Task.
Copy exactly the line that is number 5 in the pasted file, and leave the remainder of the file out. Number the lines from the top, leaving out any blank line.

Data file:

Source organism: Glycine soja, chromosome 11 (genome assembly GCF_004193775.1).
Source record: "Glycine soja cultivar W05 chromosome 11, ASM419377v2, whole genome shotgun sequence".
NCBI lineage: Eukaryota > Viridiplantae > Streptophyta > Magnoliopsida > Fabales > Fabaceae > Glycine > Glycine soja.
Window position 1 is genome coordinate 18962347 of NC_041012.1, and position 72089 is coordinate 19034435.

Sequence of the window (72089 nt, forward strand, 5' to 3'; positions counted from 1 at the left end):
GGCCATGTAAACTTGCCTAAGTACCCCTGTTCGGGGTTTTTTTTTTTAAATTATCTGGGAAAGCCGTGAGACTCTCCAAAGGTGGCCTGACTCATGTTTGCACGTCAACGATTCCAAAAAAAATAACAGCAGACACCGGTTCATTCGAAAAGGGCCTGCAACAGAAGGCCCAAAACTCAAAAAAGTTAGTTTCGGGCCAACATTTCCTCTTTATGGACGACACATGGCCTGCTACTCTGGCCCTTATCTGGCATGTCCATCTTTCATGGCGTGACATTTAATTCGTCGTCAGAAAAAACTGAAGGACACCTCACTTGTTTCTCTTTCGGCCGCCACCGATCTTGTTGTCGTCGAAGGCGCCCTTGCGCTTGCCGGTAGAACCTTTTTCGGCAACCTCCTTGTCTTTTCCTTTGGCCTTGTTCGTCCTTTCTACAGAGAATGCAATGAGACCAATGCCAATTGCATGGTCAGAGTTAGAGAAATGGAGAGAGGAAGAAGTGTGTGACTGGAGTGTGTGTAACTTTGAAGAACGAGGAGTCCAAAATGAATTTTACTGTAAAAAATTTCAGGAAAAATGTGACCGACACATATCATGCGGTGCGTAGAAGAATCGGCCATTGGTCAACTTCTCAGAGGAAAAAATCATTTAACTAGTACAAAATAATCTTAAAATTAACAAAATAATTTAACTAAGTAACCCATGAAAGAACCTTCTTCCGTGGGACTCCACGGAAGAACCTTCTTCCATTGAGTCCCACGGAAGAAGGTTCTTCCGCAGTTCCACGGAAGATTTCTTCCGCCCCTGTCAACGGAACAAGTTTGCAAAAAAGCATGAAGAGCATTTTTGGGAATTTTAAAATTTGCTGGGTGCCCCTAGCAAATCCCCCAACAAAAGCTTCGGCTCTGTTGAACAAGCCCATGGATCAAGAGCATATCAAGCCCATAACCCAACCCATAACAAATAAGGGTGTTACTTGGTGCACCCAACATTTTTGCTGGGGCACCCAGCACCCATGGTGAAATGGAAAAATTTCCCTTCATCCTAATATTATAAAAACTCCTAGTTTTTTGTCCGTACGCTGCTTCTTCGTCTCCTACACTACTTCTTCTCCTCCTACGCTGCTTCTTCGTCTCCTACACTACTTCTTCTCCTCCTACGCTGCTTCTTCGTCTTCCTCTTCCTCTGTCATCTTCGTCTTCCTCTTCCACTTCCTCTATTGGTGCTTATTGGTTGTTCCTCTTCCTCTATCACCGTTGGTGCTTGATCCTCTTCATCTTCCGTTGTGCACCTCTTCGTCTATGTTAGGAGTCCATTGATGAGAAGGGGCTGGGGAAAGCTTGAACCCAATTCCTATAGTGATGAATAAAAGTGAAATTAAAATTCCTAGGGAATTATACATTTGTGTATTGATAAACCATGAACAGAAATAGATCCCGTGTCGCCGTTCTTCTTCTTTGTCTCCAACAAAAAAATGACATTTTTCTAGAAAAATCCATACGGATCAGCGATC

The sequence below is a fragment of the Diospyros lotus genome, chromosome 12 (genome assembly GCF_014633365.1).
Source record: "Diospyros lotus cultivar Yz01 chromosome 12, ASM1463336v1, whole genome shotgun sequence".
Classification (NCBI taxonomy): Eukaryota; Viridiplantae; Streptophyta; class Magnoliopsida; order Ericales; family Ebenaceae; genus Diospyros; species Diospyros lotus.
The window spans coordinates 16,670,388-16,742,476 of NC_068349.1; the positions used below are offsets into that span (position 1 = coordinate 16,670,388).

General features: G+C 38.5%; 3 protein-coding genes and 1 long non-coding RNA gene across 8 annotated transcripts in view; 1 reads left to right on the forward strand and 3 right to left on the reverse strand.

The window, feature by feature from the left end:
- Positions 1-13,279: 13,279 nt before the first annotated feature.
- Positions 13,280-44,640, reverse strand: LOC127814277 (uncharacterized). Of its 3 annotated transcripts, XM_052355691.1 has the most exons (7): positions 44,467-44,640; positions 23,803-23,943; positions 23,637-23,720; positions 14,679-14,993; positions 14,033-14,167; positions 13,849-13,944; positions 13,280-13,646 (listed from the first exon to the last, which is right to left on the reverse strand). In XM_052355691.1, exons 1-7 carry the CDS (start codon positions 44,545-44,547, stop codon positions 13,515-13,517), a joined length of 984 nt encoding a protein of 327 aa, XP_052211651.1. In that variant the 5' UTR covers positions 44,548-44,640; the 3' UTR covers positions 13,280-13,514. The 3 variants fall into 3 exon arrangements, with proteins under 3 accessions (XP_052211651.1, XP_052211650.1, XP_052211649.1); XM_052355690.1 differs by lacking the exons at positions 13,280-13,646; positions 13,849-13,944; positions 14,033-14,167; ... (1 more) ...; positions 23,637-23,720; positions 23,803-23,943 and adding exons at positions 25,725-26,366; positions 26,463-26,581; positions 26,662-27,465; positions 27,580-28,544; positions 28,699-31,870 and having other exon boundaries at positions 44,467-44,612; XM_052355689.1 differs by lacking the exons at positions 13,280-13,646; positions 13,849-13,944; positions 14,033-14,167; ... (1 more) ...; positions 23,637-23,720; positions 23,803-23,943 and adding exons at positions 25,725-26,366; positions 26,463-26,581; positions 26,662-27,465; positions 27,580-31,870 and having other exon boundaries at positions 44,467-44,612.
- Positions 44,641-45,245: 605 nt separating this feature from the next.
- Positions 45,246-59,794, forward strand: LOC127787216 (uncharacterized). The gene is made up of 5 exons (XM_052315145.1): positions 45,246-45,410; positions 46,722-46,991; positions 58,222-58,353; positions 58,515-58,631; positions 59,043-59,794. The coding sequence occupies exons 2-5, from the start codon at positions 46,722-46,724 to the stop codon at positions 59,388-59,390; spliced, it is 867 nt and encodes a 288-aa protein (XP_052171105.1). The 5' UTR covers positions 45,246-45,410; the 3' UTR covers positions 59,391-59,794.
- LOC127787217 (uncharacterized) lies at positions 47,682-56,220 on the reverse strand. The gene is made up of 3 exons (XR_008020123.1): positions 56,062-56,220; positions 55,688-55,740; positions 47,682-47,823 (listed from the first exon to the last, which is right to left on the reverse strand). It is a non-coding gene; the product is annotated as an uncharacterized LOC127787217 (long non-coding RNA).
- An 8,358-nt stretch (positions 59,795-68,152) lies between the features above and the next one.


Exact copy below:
Sequence of the window (72089 nt, forward strand, 5' to 3'; positions counted from 1 at the left end):